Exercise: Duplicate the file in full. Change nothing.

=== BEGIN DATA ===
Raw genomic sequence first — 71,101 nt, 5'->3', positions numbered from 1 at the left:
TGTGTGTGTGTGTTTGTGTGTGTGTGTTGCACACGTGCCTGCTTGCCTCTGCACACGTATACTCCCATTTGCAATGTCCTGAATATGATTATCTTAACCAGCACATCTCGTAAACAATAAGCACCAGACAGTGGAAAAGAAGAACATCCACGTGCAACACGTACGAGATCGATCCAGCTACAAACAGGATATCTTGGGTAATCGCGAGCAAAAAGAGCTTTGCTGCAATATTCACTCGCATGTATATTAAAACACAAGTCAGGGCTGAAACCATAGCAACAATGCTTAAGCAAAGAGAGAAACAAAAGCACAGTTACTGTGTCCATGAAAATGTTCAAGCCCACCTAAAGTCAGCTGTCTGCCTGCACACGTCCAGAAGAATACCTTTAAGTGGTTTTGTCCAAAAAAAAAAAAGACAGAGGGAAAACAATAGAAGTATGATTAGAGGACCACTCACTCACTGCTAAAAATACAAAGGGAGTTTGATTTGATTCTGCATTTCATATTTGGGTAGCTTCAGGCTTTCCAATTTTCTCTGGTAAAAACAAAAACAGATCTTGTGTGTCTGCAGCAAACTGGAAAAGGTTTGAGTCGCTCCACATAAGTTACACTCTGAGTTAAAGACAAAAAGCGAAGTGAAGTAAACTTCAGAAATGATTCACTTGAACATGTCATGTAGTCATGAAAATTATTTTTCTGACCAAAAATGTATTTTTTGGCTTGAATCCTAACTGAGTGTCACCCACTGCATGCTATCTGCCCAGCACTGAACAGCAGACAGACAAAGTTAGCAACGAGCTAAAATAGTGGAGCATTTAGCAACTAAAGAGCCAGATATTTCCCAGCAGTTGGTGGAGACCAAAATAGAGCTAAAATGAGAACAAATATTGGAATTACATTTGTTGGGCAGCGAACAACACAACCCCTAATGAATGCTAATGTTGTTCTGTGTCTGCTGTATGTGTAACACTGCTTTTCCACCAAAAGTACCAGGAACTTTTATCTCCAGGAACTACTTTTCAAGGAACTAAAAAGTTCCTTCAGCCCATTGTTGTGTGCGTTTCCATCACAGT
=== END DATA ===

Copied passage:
Raw genomic sequence first — 71,101 nt, 5'->3', positions numbered from 1 at the left:
TGTGTGTGTGTGTTTGTGTGTGTGTGTTGCACACGTGCCTGCTTGCCTCTGCACACGTATACTCCCATTTGCAATGTCCTGAATATGATTATCTTAACCAGCACATCTCGTAAACAATAAGCACCAGACAGTGGAAAAGAAGAACATCCACGTGCAACACGTACGAGATCGATCCAGCTACAAACAGGATATCTTGGGTAATCGCGAGCAAAAAGAGCTTTGCTGCAATATTCACTCGCATGTATATTAAAACACAAGTCAGGGCTGAAACCATAGCAACAATGCTTAAGCAAAGAGAGAAACAAAAGCACAGTTACTGTGTCCATGAAAATGTTCAAGCCCACCTAAAGTCAGCTGTCTGCCTGCACACGTCCAGAAGAATACCTTTAAGTGGTTTTGTCCAAAAAAAAAAAAGACAGAGGGAAAACAATAGAAGTATGATTAGAGGACCACTCACTCACTGCTAAAAATACAAAGGGAGTTTGATTTGATTCTGCATTTCATATTTGGGTAGCTTCAGGCTTTCCAATTTTCTCTGGTAAAAACAAAAACAGATCTTGTGTGTCTGCAGCAAACTGGAAAAGGTTTGAGTCGCTCCACATAAGTTACACTCTGAGTTAAAGACAAAAAGCGAAGTGAAGTAAACTTCAGAAATGATTCACTTGAACATGTCATGTAGTCATGAAAATTATTTTTCTGACCAAAAATGTATTTTTTGGCTTGAATCCTAACTGAGTGTCACCCACTGCATGCTATCTGCCCAGCACTGAACAGCAGACAGACAAAGTTAGCAACGAGCTAAAATAGTGGAGCATTTAGCAACTAAAGAGCCAGATATTTCCCAGCAGTTGGTGGAGACCAAAATAGAGCTAAAATGAGAACAAATATTGGAATTACATTTGTTGGGCAGCGAACAACACAACCCCTAATGAATGCTAATGTTGTTCTGTGTCTGCTGTATGTGTAACACTGCTTTTCCACCAAAAGTACCAGGAACTTTTATCTCCAGGAACTACTTTTCAAGGAACTAAAAAGTTCCTTCAGCCCATTGTTGTGTGCGTTTCCATCACAGT